When to say 'no' to a promotion

A recent essay by Arthur Brooks in The New York Times has much to say to people of all ages on the importance of remaining intentional about work. We often confuse more work, and more responsibility, with happiness, but Brooks reminds us of the problem with those assumptions. An excerpt:

People generally have a “bliss zone,” a window of creative work and responsibility to match their skills and passions. But then the problems start. Those who love being part of teams and creative processes are promoted to management. Happy engineers become stressed-out supervisors. Writers find themselves in charge of other writers and haranguing them over deadlines. In my years in academia, I saw happy professors become bitter deans, constantly reminiscing about the old days doing cutting-edge research and teaching the classes they loved.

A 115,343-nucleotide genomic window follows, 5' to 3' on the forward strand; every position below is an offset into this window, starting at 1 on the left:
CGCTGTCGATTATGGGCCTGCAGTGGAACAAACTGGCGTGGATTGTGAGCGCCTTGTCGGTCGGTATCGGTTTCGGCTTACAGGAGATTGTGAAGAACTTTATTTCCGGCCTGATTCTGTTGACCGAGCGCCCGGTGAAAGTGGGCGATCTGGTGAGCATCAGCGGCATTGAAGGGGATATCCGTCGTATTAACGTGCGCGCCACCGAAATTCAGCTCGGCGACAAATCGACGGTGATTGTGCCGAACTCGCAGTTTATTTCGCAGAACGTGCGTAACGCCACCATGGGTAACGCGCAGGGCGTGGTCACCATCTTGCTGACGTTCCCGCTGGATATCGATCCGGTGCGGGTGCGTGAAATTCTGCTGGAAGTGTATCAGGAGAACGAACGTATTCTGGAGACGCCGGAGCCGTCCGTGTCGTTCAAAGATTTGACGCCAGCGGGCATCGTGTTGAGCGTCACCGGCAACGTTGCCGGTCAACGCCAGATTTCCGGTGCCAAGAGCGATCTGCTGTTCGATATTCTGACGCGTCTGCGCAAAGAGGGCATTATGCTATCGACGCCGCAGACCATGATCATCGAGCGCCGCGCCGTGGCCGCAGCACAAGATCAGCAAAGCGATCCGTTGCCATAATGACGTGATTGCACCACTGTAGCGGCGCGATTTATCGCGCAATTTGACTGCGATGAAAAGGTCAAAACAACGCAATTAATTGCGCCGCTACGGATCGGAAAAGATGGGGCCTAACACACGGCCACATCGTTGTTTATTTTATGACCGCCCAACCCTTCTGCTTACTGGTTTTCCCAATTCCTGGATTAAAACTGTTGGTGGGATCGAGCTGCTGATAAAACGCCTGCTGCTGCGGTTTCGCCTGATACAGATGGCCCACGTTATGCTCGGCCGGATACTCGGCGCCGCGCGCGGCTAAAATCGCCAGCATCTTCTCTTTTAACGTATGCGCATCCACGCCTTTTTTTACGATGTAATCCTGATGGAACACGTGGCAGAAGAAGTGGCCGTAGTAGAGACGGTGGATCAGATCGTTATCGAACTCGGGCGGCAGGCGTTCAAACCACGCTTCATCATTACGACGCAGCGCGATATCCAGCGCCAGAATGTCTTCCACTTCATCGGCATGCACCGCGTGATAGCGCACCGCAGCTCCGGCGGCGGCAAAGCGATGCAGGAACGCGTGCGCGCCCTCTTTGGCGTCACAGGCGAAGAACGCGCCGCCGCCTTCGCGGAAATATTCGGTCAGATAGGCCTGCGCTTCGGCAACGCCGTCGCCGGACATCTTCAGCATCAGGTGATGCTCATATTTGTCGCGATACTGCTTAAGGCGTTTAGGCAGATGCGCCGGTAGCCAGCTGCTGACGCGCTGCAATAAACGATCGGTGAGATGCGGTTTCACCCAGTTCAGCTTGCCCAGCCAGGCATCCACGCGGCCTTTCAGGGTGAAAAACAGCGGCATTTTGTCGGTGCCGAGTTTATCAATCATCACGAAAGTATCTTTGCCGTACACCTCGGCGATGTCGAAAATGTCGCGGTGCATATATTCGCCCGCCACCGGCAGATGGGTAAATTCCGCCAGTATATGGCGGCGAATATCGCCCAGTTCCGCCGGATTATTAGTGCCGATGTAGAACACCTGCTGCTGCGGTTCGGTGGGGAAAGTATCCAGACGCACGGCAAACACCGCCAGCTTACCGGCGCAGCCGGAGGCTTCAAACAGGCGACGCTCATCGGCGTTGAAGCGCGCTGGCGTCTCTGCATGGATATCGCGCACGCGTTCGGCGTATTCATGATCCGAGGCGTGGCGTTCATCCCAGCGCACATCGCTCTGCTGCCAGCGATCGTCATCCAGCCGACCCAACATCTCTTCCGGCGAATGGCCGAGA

Why don’t people stop rising when they are happy? Because we are built to think that more is better — more power, authority, money and responsibility. So we incorrectly infer that promotions will equal greater satisfaction. In an economy that has left so many people behind in recent years, this might seem like a nice problem to have. But it is a problem nonetheless, as recent research clearly demonstrates.

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